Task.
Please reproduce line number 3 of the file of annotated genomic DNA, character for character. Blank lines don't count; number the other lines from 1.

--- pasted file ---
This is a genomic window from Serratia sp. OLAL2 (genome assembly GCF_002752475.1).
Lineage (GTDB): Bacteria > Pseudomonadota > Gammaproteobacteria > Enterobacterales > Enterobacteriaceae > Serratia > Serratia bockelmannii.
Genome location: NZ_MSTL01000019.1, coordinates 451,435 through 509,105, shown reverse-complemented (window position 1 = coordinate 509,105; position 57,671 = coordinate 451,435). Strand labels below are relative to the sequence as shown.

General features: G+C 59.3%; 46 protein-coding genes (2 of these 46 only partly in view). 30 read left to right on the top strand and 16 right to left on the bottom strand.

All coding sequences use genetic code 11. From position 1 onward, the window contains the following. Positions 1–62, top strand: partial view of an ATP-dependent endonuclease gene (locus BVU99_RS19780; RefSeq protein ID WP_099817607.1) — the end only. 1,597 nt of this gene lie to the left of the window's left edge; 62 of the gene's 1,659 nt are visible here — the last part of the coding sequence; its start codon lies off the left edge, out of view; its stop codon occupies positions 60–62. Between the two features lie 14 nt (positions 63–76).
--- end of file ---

Genome location: NZ_MSTL01000019.1, coordinates 451,435 through 509,105, shown reverse-complemented (window position 1 = coordinate 509,105; position 57,671 = coordinate 451,435). Strand labels below are relative to the sequence as shown.